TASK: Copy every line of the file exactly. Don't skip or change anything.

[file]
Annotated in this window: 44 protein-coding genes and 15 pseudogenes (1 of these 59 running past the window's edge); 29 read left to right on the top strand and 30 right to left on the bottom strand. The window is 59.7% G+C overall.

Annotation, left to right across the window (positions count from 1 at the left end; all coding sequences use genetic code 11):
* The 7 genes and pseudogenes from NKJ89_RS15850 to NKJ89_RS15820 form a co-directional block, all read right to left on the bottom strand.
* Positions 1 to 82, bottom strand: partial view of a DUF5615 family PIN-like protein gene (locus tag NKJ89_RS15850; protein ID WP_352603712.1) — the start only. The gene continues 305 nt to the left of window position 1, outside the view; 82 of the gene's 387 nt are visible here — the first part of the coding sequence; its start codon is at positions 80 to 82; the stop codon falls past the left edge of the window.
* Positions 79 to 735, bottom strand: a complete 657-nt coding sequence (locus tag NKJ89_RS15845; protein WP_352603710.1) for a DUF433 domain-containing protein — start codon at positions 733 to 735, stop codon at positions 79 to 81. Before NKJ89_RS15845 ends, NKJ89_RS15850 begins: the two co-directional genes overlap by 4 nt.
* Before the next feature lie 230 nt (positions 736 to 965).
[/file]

Annotated in this window: 44 protein-coding genes and 15 pseudogenes (1 of these 59 running past the window's edge); 29 read left to right on the top strand and 30 right to left on the bottom strand. The window is 59.7% G+C overall.

Annotation, left to right across the window (positions count from 1 at the left end; all coding sequences use genetic code 11):
* The 7 genes and pseudogenes from NKJ89_RS15850 to NKJ89_RS15820 form a co-directional block, all read right to left on the bottom strand.
* Positions 1 to 82, bottom strand: partial view of a DUF5615 family PIN-like protein gene (locus tag NKJ89_RS15850; protein ID WP_352603712.1) — the start only. The gene continues 305 nt to the left of window position 1, outside the view; 82 of the gene's 387 nt are visible here — the first part of the coding sequence; its start codon is at positions 80 to 82; the stop codon falls past the left edge of the window.
* Positions 79 to 735, bottom strand: a complete 657-nt coding sequence (locus tag NKJ89_RS15845; protein WP_352603710.1) for a DUF433 domain-containing protein — start codon at positions 733 to 735, stop codon at positions 79 to 81. Before NKJ89_RS15845 ends, NKJ89_RS15850 begins: the two co-directional genes overlap by 4 nt.
* Before the next feature lie 230 nt (positions 736 to 965).